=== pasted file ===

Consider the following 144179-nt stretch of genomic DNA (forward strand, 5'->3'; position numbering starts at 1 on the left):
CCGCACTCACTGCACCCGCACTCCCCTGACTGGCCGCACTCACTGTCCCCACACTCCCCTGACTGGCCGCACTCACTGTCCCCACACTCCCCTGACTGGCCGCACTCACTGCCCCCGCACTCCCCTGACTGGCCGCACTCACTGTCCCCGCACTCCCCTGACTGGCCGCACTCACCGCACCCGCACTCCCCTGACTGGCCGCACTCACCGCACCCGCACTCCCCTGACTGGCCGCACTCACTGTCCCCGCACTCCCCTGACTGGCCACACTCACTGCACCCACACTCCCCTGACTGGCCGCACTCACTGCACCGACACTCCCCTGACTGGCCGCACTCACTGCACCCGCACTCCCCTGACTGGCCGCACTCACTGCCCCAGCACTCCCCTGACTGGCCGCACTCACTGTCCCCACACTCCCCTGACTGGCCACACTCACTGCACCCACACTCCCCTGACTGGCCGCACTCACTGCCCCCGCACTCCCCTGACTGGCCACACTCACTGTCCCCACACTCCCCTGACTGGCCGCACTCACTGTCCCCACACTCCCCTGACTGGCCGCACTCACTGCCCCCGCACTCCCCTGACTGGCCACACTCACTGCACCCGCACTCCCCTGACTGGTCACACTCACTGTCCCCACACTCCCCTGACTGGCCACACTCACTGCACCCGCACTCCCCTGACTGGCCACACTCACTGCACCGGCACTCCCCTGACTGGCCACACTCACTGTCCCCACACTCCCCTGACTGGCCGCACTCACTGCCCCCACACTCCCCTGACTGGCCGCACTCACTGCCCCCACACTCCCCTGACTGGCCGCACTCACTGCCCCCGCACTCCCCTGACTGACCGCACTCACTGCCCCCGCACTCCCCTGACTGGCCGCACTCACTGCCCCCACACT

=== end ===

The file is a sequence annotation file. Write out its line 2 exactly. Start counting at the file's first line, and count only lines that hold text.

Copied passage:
CCGCACTCACTGCACCCGCACTCCCCTGACTGGCCGCACTCACTGTCCCCACACTCCCCTGACTGGCCGCACTCACTGTCCCCACACTCCCCTGACTGGCCGCACTCACTGCCCCCGCACTCCCCTGACTGGCCGCACTCACTGTCCCCGCACTCCCCTGACTGGCCGCACTCACCGCACCCGCACTCCCCTGACTGGCCGCACTCACCGCACCCGCACTCCCCTGACTGGCCGCACTCACTGTCCCCGCACTCCCCTGACTGGCCACACTCACTGCACCCACACTCCCCTGACTGGCCGCACTCACTGCACCGACACTCCCCTGACTGGCCGCACTCACTGCACCCGCACTCCCCTGACTGGCCGCACTCACTGCCCCAGCACTCCCCTGACTGGCCGCACTCACTGTCCCCACACTCCCCTGACTGGCCACACTCACTGCACCCACACTCCCCTGACTGGCCGCACTCACTGCCCCCGCACTCCCCTGACTGGCCACACTCACTGTCCCCACACTCCCCTGACTGGCCGCACTCACTGTCCCCACACTCCCCTGACTGGCCGCACTCACTGCCCCCGCACTCCCCTGACTGGCCACACTCACTGCACCCGCACTCCCCTGACTGGTCACACTCACTGTCCCCACACTCCCCTGACTGGCCACACTCACTGCACCCGCACTCCCCTGACTGGCCACACTCACTGCACCGGCACTCCCCTGACTGGCCACACTCACTGTCCCCACACTCCCCTGACTGGCCGCACTCACTGCCCCCACACTCCCCTGACTGGCCGCACTCACTGCCCCCACACTCCCCTGACTGGCCGCACTCACTGCCCCCGCACTCCCCTGACTGACCGCACTCACTGCCCCCGCACTCCCCTGACTGGCCGCACTCACTGCCCCCACACT